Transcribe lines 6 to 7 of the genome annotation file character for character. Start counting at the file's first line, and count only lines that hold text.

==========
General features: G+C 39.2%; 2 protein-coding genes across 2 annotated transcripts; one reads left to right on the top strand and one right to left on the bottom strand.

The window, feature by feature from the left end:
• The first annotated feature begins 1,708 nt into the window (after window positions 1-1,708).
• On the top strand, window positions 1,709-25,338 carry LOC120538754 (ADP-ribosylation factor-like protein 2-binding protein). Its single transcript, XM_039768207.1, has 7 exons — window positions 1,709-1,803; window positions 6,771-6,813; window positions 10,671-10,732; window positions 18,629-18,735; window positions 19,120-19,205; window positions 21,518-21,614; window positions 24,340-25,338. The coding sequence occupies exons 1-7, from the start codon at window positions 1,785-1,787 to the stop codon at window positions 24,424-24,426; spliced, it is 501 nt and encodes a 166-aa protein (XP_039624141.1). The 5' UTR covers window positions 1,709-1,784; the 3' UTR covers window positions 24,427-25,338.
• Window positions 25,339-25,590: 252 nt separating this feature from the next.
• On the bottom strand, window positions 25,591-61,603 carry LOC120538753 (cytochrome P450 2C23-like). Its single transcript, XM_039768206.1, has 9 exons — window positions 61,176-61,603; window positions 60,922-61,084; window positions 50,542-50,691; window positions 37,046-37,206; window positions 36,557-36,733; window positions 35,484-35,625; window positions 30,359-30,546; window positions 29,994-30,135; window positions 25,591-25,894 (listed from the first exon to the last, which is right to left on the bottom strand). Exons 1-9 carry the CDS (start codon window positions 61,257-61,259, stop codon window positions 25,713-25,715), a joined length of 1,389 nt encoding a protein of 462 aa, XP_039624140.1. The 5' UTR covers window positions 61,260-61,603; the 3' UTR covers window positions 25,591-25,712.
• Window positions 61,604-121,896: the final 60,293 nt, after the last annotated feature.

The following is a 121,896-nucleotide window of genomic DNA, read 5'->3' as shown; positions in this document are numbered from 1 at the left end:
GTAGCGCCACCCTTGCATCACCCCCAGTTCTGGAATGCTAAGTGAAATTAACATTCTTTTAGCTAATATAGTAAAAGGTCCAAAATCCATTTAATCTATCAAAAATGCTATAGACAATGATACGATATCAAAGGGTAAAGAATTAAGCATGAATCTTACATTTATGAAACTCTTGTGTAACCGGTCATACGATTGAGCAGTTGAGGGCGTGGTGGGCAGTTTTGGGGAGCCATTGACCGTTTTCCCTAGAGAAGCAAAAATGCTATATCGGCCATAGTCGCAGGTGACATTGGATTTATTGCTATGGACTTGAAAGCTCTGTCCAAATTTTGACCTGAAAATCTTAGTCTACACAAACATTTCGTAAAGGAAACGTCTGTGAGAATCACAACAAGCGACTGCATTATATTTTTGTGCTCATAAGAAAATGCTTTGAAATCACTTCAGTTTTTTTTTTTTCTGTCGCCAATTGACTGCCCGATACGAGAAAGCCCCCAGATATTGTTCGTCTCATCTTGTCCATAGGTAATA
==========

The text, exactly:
• On the bottom strand, window positions 25,591-61,603 carry LOC120538753 (cytochrome P450 2C23-like). Its single transcript, XM_039768206.1, has 9 exons — window positions 61,176-61,603; window positions 60,922-61,084; window positions 50,542-50,691; window positions 37,046-37,206; window positions 36,557-36,733; window positions 35,484-35,625; window positions 30,359-30,546; window positions 29,994-30,135; window positions 25,591-25,894 (listed from the first exon to the last, which is right to left on the bottom strand). Exons 1-9 carry the CDS (start codon window positions 61,257-61,259, stop codon window positions 25,713-25,715), a joined length of 1,389 nt encoding a protein of 462 aa, XP_039624140.1. The 5' UTR covers window positions 61,260-61,603; the 3' UTR covers window positions 25,591-25,712.
• Window positions 61,604-121,896: the final 60,293 nt, after the last annotated feature.